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1.  An unexpected role for the anaphylatoxin C5a receptor in allergic sensitization 
Journal of Clinical Investigation  2006;116(3):628-632.
The anaphylatoxins complement component 3a and 5a (C3a and C5a, respectively) are classically seen as proinflammatory mediators of allergic asthma that recruit inflammatory cells, induce edema, and cause bronchoconstriction. A few years ago, controversy arose when it was shown that C5-deficient mice were more susceptible to experimental asthma compared with C5-sufficient mice. In a study by Köhl et al. in this issue of the JCI, it is shown in a series of truly “complementary” experiments that C5a receptor (C5aR) blockade promotes Th2 sensitization upon first exposure to inhaled allergen, whereas C5aR blockade during established inflammation suppresses the cardinal features of asthma. Blockade of C5aR alters the function of airway DCs, crucial for inducing and maintaining Th2 responses in the lung. Targeting C5aR as a treatment for established asthma could be beneficial, but might be accompanied by sensitization to novel antigens.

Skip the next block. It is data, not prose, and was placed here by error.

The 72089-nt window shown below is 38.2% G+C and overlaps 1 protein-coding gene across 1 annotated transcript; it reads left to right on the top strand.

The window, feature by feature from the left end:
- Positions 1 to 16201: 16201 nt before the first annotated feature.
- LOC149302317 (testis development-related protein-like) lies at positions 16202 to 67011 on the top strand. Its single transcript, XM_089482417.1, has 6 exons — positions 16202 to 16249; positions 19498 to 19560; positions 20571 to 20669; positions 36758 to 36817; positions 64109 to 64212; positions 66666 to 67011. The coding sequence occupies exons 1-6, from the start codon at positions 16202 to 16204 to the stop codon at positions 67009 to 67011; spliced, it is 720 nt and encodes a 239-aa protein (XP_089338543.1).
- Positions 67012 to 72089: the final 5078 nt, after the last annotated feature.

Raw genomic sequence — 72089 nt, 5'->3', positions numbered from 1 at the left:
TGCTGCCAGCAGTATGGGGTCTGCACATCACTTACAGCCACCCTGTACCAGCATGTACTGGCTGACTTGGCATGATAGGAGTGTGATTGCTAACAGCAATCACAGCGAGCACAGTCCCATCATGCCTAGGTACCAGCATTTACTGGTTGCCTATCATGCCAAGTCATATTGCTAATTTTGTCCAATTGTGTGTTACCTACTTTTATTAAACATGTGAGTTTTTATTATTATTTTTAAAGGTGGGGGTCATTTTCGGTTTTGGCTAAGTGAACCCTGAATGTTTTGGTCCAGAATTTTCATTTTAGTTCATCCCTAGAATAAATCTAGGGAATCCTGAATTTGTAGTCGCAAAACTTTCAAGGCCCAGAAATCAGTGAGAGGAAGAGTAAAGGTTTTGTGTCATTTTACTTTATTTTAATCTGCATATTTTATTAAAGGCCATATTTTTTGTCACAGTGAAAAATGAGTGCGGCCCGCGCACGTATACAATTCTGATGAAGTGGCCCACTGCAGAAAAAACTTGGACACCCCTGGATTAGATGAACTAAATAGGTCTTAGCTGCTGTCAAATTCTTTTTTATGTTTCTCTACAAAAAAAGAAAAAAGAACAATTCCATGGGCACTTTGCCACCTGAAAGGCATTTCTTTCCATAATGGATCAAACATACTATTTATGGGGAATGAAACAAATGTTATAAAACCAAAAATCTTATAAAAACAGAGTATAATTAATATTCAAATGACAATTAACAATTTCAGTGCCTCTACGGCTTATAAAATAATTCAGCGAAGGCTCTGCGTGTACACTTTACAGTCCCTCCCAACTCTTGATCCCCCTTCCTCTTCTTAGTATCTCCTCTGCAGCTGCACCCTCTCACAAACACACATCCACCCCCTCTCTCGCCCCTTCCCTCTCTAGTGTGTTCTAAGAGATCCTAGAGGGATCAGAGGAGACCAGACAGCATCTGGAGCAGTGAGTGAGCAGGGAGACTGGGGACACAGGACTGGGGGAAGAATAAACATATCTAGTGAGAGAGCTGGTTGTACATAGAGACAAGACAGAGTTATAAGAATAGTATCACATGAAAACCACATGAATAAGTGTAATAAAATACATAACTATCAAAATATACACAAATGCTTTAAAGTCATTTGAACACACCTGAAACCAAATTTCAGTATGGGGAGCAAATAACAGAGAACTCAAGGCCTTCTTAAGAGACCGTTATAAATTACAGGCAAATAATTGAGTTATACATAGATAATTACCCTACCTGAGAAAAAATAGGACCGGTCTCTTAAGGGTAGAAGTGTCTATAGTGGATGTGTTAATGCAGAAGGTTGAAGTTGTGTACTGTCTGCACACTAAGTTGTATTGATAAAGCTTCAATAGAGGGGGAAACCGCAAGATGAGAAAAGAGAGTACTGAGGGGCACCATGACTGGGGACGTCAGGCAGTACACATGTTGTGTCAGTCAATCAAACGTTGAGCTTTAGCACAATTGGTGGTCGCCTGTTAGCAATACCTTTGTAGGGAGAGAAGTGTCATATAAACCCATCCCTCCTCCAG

doi:10.1172/JCI27876
PMCID: PMC1386114  PMID: 16511597

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